Democrats are doing one of two things, and neither one of them is very impressive. Democratic candidates are either so scared of being called a tax-raiser by Republicans that they do not support changing the problem at all, or they are secretly for changing it but don't want to say it.
Perhaps the failure of the experience argument over the last two elections is why Republicans seem so eager to pick a candidate who has never held a political job for even a day.
Donald Trump keeps on saying stupid, hateful things. About Mexicans, women, John McCain, Megyn Kelly... And he keeps on leading the Republican presidential race. Gosh, could there be a correlation?
As the blood continued to flow out of Megyn Kelly's "wherever," Donald Trump was still sitting comfortably on top of the GOP primary polls. While Trump's supporter base likely represents a relatively small part of the GOP base, this incident is only adding to the GOP's alienation of women.
The longer he continues to dominate the polls, the larger that number will grow. As Joshua Green put it, "The GOP is about the become the party of Trump." But will Trump's bile be so toxic that it stains the party's nominee no matter what?
Many Republican politicians call themselves "values candidates." What does that really mean? Is there another way to talk about "values" that expands the definition and lends more predictability to the success of the 2016 presidential election?
As billionaire Donald Trump continues his barrage of sharp attacks on Fox News, other Republican candidates have improved their chances to gain their party's presidential nomination. Yet, as each of the 17 announced candidates jockeys for position, Trump is still the center of attention.
They're at it again. Thursday night, the first buzz-fed Fox News Republican debate -- which some brave wizard at CNN called "the most anticipated 2016 election event to date" -- will pit the top ten polling entrees against each other, a mere 14 months ahead of the election.
The 2016 Republican presidential contest has barely begun and it has already grown alternately tiresome and old or just downright scary. As a Democrat, I might be pleased, but as an American, I am deeply troubled. I just want it to end.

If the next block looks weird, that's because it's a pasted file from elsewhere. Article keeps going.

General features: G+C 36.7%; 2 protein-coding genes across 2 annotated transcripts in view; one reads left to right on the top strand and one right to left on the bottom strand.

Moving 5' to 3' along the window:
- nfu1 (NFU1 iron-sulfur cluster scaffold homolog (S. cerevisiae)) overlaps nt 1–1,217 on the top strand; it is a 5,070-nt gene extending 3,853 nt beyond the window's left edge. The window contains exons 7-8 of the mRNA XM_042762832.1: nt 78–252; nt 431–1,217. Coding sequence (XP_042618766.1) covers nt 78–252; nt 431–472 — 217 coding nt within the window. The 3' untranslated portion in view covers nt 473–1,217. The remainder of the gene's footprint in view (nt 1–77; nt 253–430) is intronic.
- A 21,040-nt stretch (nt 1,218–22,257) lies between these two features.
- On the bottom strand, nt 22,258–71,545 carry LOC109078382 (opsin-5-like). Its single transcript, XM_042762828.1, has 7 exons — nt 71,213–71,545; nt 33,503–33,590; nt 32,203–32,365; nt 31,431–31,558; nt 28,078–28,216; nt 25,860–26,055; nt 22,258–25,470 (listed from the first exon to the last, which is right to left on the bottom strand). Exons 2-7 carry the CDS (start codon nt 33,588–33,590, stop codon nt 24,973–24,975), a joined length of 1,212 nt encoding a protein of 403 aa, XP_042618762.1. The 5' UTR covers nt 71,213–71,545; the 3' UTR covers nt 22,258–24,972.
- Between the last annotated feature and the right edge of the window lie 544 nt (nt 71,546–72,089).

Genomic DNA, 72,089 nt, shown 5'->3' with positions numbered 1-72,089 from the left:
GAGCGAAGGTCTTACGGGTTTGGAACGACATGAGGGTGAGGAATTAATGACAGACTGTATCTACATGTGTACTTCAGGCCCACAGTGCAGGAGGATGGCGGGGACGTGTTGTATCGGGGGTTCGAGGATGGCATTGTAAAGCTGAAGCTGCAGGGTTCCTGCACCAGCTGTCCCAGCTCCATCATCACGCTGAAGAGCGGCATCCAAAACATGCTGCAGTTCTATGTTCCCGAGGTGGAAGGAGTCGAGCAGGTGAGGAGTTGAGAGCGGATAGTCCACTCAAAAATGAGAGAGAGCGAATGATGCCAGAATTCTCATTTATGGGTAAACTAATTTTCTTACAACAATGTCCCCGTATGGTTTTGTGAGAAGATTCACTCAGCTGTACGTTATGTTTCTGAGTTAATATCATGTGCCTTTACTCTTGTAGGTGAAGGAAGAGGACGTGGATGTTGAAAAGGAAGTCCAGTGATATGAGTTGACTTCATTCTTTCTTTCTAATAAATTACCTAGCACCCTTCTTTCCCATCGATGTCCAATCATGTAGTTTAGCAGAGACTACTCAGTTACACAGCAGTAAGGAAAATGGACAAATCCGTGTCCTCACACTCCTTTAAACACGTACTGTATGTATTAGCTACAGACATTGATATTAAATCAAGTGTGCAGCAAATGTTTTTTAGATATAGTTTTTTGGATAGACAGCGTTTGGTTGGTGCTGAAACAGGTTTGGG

Let's face it. The Republicans will have quite a time trying to sift through their thicket of candidates. So many angles and issues and characters to consider. Do I like the clean-cut union-busting Wisconsin governor or the clean-cut anti-choice former Senator from Pennsylvania?
Donald Trump says exactly what the GOP believes. It's a simple axiom: personal wealth accumulation is everything. It's just that when The Donald expresses their credo, he ignores the shinola and emphasizes the crass.
I wonder if Donald knows anyone who has come to the United States illegally. Given his crowd and his contempt for anyone he regards as beneath him, which is nearly everyone, I doubt he does.
With 2016 fast approaching, things look bleak for the GOP. Pandering to a non-white voting block could very well end up costing it the South, as it did to the Democrats in the 1960s. At the same time, pandering to base will alienate too many groups to win in a general election--not the least of which are Latinos.
It's interesting to note that during his 2012 campaign, Romney often distanced himself from the campaign press and provided limited access, the same allegations being made against Clinton this year. But the way the press covered the two media strategies stands in stark contrast.
In the nineteenth century, one way to measure whiteness was in distance from blackness -- and so it was with the Mormons. Over the course of the nineteenth century, they moved away from their own black converts toward whiteness.
Years ago they used to say Jeb Bush was "the smart one" in the family. He may be smart (though compared to whom?), but he doesn't seem very politic. One of his answers to our country's economic problems is this: "People need to work longer hours and, through their productivity, gain more income for their families."